I know, you think you know how to cut a bell pepper, but I bet you’ll love my way of doing it! Using a very sharp paring knife, slice all the way around the top of the pepper, just where the shoulders become straight edges. Pull off the top with the seeds attached and discard.
Set the pepper, top up, on a cutting board. Look inside and you will see the lighter colored ribs. Set your knife so that it runs along the sides of two adjacent ribs and cut down, following the angle of the ribs. This will leave you with the ribs standing vertically, still attached to the base of the pepper. Discard the ribs and bottom of pepper. I wind up with three or four sections of peppers, depending on their size. I stack the sections and slice or chop as directed in the recipe.
- 8 oz small size pasta shapes or gluten-free pasta if needed
- 1 to 2 tbsp mayonnaise, optional
- 5 tbsp Fresh Lemon Herb Vinaigrette, or more to taste (recipe follows) or use your favorite store-bought salad dressing
- Kosher salt and freshly ground black pepper to taste
- 2 tsp fresh thyme leaves or 1 tsp dried thyme, rubbed
- 3 scallions, tough tops discarded, remaining onions minced
- 1 tsp fresh lemon juice
- 1/2 tsp dried mustard
- 2 to 3 cups finely chopped fresh, seasonal vegetables*
- Bring a large pot of salted water to a boil and cook pasta until as dente (barely done, with some bite still left in it) the pasta will continue to cook as it cools. Drain well, and place in a large bowl. If not using immediately, toss with 1 tsp olive oil to avoid sticking.
- In a medium bowl, combine mayonnaise, vinaigrette, salt, pepper, thyme, onion powder, lemon juice and dried mustard together, whisking until smooth. Taste and adjust seasonings as desired. Pour half of this sauce over pasta, tossing to coat thoroughly.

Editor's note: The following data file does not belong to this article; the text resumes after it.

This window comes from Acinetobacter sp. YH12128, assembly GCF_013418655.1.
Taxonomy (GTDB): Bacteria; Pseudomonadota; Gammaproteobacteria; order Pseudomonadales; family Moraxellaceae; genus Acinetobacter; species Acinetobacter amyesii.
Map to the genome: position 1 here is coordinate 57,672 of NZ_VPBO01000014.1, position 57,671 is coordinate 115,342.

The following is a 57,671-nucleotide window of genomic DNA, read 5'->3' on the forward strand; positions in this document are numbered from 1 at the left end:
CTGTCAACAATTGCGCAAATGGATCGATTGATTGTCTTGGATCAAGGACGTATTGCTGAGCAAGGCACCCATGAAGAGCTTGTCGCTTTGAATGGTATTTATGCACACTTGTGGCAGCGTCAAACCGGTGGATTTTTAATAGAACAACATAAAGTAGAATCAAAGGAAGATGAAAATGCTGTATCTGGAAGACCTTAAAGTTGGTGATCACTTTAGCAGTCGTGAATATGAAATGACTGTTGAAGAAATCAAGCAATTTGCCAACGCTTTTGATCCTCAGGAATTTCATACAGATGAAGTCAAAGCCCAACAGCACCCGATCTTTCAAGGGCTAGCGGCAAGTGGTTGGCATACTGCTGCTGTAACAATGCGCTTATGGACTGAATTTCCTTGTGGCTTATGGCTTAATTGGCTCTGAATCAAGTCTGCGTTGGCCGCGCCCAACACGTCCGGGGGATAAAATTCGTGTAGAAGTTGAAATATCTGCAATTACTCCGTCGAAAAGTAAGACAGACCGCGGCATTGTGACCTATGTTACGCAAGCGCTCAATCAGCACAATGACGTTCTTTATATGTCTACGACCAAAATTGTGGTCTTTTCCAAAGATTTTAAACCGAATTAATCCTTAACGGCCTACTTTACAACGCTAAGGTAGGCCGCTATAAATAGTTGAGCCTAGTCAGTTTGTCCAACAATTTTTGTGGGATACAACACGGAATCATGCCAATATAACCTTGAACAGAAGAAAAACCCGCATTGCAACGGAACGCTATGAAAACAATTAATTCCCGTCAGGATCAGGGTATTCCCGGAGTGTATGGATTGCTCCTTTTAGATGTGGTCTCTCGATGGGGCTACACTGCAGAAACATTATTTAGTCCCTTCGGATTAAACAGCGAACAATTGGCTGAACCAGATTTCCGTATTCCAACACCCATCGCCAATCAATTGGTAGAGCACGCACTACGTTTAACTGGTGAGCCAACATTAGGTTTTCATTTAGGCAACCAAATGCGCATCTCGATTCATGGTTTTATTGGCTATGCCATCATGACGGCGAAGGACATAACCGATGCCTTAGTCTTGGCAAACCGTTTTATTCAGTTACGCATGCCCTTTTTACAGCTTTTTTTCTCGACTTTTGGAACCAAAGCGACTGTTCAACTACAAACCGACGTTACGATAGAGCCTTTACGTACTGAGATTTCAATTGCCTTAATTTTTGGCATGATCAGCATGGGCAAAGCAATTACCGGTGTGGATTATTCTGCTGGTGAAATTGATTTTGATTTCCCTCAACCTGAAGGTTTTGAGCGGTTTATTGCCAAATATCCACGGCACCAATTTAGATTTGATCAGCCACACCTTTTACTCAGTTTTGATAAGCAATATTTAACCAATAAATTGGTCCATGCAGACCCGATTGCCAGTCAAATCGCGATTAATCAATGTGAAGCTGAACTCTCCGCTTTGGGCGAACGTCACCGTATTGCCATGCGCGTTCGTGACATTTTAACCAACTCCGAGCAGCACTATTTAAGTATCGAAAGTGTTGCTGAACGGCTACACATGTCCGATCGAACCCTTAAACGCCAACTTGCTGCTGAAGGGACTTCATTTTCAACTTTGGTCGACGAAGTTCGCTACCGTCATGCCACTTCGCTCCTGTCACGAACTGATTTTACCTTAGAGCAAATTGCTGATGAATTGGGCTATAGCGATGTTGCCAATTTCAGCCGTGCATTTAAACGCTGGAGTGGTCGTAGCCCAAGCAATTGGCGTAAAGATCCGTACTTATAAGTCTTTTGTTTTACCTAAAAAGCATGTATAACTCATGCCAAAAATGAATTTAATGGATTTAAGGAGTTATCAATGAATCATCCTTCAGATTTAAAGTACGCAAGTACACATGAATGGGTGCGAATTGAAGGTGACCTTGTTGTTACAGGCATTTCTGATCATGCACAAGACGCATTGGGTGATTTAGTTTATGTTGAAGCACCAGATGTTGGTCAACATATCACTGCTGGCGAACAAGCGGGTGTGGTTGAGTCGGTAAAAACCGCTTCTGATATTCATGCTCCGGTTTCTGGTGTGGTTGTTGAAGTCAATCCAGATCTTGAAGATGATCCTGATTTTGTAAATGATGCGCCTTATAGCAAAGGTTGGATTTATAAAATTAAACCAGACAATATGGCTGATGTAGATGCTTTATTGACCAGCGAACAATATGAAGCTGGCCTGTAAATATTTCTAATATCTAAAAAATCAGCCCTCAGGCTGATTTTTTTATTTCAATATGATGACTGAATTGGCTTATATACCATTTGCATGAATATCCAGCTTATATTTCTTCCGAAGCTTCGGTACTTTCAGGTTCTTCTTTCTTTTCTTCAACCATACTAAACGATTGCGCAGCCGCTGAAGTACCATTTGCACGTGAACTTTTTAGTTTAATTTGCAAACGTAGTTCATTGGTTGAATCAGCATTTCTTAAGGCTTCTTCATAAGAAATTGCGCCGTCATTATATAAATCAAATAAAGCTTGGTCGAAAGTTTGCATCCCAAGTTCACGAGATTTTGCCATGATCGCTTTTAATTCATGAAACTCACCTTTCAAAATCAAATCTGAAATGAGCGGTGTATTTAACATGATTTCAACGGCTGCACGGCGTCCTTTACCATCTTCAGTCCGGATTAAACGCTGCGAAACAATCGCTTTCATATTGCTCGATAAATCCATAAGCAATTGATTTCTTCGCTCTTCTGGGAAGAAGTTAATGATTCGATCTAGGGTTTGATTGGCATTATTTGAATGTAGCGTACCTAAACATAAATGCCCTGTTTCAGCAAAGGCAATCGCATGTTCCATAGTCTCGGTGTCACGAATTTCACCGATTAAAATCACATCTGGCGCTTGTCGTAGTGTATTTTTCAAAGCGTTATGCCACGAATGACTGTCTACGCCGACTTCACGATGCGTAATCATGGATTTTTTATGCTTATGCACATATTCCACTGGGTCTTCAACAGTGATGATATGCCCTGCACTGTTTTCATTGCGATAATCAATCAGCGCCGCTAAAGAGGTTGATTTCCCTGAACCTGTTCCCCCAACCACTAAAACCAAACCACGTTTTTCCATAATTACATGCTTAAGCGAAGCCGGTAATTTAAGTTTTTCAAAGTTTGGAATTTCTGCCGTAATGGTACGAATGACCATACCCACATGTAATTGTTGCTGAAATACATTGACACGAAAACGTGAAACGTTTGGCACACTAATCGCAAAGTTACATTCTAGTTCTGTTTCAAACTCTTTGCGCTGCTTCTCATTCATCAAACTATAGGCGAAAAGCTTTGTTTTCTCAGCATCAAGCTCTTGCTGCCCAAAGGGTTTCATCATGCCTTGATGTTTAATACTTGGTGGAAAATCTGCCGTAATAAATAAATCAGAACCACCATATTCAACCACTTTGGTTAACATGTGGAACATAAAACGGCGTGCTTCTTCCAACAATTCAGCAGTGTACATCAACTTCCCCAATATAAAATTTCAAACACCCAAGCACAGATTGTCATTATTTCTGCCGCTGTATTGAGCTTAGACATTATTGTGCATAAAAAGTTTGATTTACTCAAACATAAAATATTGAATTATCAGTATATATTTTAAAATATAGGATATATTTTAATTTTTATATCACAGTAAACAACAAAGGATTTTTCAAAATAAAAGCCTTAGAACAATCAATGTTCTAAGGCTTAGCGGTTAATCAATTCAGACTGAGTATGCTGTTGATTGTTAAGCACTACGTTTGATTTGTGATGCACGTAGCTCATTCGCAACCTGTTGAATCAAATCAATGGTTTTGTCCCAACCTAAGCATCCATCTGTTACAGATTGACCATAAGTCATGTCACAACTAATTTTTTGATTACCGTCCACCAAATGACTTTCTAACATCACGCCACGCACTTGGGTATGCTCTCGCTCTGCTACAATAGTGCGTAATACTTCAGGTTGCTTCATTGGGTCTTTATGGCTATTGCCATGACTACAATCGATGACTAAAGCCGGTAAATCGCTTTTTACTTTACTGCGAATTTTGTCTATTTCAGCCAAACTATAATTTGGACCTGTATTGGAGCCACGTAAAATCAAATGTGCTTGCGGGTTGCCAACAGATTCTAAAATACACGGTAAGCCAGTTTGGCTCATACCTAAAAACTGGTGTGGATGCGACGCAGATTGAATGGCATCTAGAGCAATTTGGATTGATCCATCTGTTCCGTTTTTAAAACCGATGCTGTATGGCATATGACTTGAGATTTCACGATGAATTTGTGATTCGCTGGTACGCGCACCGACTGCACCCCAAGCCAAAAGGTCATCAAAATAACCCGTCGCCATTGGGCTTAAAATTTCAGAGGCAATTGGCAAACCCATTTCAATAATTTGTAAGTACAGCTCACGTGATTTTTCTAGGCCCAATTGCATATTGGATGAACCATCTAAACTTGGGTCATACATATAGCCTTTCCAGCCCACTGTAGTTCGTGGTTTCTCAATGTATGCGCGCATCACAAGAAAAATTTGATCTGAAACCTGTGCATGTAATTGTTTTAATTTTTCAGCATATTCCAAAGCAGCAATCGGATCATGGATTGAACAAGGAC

- Chop your chosen vegetables into pieces that are bite-size. Heat oil in a skillet over medium heat and sauté vegetables, starting with the longest cooking (like carrots and celery), and adding the remaining vegetables one type at a time so that everything is al dente and done about the same time. Alternately, you can microwave them one type at a time in bowls with a little water in the bottom and covered with plastic wrap to lightly steam them.
- Add prepared vegetables to pasta and toss to combine. Add as much of the remaining sauce as you like and toss again to coat thoroughly. Taste and adjust seasonings as desired. Place in refrigerator and chill thoroughly. Serve cool or at room temperature.
- Yield: 4 to 6 servings
- *Vegetables can include Poblano or Anaheim chilies, bell peppers (avoid green ones, they are too harsh), zucchini, crookneck squash, carrots, asparagus, spring garlic, celery, olives, green onions, red onions, and tomatoes. Shop for what is freshest, looking for a variety of colors and textures.
- 2 tsp minced fresh thyme leaves
- 1 tsp minced fresh oregano leaves
- 1 tbsp fresh lemon juice
- 1 tbsp champagne, sherry, or red wine vinegar
- 1 tsp balsamic vinegar
- 2 tsp minced shallot
- 1 tsp Dijon mustard
- Pinch sugar
- Salt and ground pepper
- 6 tbsp light olive oil
- Combine thyme and oregano in a small bowl; set aside.
- In a blender or food processor, combine the lemon juice, champagne & balsamic vinegars, shallots, mustard, sugar, salt and pepper. Put top on the blender and process for 4 to 5 seconds. With blender running, slowly pour in olive oil. When thick and emulsified, add half of herbs and blend for 1 to 2 seconds.
- Taste and adjust seasonings, blending after each adjustment. Pour into a jar with a tight lid and add remaining herbs. Store in refrigerator. Shake to re-emulsify before using.
- Yield: about 3/4 cup